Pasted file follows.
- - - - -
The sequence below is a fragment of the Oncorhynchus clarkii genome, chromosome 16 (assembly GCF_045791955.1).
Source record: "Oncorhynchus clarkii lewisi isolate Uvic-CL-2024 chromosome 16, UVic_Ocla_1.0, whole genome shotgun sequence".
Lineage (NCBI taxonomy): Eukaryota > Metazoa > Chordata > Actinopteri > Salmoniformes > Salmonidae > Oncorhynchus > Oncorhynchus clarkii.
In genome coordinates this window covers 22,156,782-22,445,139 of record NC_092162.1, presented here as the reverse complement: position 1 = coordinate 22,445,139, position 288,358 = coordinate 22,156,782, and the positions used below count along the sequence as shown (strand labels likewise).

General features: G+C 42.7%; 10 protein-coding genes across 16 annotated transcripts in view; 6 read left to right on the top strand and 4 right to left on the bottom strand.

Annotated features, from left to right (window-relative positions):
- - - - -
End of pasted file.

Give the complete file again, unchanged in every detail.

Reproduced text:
The sequence below is a fragment of the Oncorhynchus clarkii genome, chromosome 16 (assembly GCF_045791955.1).
Source record: "Oncorhynchus clarkii lewisi isolate Uvic-CL-2024 chromosome 16, UVic_Ocla_1.0, whole genome shotgun sequence".
Lineage (NCBI taxonomy): Eukaryota > Metazoa > Chordata > Actinopteri > Salmoniformes > Salmonidae > Oncorhynchus > Oncorhynchus clarkii.
In genome coordinates this window covers 22,156,782-22,445,139 of record NC_092162.1, presented here as the reverse complement: position 1 = coordinate 22,445,139, position 288,358 = coordinate 22,156,782, and the positions used below count along the sequence as shown (strand labels likewise).

General features: G+C 42.7%; 10 protein-coding genes across 16 annotated transcripts in view; 6 read left to right on the top strand and 4 right to left on the bottom strand.

Annotated features, from left to right (window-relative positions):